Pope Francis Film Promotes Tolerance but Flawed Thinking on Poverty

As I sat watching the documentary Pope Francis: A Man of His Word, I kept thinking Pope Francis would have trouble navigating my senior seminars on social entrepreneurship. Even though the social problems—entrenched poverty, environmental degradation, empowering marginalized populations—and the passion to solve them are there, the Pope’s central message of redistributing existing wealth to the poor is too simplistic to be effective or practical. Billions of men, women, and children will remain in poverty as a result.

As a documentary film, Pope Francis: A Man of His Word does quite a bit well even though it’s written and produced to showcase the Pope’s ideas and values. The movie, however, is not so much a puff piece as an authentic attempt to capture the Pope Francis’s worldview. Acclaimed director Wim Wenders uses a personal approach, framing the interviews with the Pope speaking directly into the camera to create a sense of intimacy with the audience. The Pope’s words are paced slowly and in his native language, Spanish, to convey his sincerity and their intended meaning (while giving audiences plenty of time to read the subtitles). The movie’s style and substance creates the feeling of a personal and grounded connection to a man typically insulated by the administrative trappings of a lofty position. This is a Pope who wants to be identified as being part of the flock, not necessarily only as its leader.

Viewers will come away from Pope Francis with a clearer understanding of his commitment to promoting love for all men and women as a central principle of their daily lives. They will clearly see a Pope dedicated to the needs of the poor, the marginalized, and the protecting environment. Many will come away with a deeper sense of empathy for those less fortunate and find inspiration for including them in mainstream society. For many, Christian and non-Christian, the message of tolerance, empathy, and universal love will be a welcome respite from the partisan and divisive politics that now dominate global headlines.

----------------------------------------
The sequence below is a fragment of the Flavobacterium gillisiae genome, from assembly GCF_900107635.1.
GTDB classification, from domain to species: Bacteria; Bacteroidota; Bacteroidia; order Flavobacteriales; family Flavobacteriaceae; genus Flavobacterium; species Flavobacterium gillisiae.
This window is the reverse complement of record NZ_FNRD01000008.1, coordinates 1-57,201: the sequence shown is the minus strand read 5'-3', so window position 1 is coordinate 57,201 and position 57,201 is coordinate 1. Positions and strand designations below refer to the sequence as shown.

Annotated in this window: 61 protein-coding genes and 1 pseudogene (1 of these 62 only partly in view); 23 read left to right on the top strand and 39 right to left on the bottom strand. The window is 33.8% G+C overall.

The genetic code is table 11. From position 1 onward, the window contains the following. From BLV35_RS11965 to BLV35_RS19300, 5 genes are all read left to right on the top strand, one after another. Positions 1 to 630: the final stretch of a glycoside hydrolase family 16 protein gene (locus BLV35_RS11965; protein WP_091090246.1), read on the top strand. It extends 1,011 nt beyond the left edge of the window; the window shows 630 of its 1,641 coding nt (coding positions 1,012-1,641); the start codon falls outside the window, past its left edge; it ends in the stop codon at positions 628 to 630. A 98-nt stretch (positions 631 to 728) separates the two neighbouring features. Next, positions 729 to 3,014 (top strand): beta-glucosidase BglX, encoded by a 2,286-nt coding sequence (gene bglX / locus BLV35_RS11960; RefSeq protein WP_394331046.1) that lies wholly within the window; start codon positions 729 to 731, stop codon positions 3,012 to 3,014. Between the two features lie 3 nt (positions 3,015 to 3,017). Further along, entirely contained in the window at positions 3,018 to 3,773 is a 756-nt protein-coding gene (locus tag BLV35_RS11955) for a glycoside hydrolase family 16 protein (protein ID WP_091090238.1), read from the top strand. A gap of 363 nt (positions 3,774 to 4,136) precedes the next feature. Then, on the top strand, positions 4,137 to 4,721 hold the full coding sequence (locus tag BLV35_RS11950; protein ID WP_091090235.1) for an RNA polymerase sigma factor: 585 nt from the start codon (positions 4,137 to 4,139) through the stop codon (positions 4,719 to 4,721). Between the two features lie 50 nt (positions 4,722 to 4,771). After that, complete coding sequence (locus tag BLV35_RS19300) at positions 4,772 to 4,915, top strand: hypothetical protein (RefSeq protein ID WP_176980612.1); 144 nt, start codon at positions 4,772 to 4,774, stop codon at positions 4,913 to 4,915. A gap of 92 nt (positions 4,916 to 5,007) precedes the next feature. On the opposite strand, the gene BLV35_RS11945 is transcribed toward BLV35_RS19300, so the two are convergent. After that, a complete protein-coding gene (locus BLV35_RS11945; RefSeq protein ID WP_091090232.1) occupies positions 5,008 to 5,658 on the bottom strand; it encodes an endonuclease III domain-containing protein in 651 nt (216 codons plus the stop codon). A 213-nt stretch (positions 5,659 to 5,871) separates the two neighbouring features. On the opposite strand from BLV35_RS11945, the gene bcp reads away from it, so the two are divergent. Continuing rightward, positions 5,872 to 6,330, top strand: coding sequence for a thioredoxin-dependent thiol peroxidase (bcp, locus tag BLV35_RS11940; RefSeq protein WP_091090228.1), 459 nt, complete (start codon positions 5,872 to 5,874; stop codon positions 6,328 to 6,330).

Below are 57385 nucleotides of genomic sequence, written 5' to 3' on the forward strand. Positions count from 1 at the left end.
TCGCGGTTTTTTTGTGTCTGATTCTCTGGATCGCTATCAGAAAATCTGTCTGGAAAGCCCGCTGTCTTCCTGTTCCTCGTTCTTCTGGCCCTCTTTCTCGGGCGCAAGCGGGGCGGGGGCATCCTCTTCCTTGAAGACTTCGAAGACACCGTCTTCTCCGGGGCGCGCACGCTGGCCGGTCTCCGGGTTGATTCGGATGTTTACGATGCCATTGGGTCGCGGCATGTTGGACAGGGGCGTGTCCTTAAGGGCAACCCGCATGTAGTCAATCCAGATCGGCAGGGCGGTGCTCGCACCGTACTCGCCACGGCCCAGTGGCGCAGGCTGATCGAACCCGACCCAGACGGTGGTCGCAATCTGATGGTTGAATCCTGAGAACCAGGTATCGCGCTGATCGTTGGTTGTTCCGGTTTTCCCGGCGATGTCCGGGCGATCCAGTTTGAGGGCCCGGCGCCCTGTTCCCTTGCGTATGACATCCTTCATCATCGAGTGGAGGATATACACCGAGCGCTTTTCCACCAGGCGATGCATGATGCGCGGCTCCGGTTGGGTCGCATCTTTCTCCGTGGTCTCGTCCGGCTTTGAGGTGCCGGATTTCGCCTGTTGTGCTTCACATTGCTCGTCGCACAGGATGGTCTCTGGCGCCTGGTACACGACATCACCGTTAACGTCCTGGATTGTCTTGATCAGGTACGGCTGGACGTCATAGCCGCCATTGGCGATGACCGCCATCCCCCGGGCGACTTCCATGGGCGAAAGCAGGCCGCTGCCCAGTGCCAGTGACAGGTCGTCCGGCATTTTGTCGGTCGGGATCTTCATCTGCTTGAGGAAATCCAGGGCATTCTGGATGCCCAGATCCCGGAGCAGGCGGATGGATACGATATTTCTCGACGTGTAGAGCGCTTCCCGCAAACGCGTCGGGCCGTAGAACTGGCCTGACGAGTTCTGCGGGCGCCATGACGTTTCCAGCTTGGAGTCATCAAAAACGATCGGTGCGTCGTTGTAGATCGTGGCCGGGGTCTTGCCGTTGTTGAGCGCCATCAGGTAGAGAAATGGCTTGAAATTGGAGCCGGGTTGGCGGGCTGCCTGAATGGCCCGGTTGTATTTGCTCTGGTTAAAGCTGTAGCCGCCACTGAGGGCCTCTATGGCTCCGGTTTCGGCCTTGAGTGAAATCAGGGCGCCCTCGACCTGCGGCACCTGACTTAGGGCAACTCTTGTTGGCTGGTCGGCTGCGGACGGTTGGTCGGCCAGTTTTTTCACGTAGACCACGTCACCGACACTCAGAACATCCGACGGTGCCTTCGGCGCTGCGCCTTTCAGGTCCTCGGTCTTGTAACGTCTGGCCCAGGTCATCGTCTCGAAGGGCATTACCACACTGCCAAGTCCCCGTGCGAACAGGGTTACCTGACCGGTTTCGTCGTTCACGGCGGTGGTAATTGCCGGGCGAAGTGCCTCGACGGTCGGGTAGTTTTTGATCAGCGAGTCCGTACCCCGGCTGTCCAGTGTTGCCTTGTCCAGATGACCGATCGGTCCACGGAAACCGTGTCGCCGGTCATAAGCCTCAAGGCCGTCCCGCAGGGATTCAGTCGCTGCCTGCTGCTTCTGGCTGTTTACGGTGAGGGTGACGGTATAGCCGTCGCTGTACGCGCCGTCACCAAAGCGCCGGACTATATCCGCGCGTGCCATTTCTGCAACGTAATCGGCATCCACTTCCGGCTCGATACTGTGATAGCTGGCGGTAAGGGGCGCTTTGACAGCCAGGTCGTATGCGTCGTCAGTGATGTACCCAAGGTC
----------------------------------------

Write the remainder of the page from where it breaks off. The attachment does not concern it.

Wenders, and presumably the Vatican, is also using the film as an opportunity to present more progressive views on Catholic teaching while situating this perspective within a biblical context. Loving your neighbor implies accepting women as full and essential partners in the human experience, not judging gay men and women who are sincerely searching for God, building bridges to those with whom you may disagree, and recognizing that God’s love is universal and not limited to Christians or the Catholic Church. Many will also see a long overdue public acceptance and repudiation of pedophilia and the abuses that have shaken the Church’s moral authority. At the same time, viewers will find on film a Pope who is humble. In one notable scene in the Philippines, he admits that he does not have the answers to the questions many of the faithful might have faith in the wake of a devastating typhoon.

Pope Francis’s empathy, compassion, and commitment to tolerance can’t be disputed.

But empathy, intentions, and compassion can only achieve so much. On a practical level, Pope Francis’s message becomes problematic. This limitation is most evident when he addresses the problems of global poverty and environmental degradation. At one point, he notes that 80% of the world’s wealth is owned by 20% of the people, and this inequality is unhealthy and immoral. The wealthy, he says, must give up their allegiance to money, be willing to accept living with less, and give it to the poor. Better yet, they should live with and among the poor.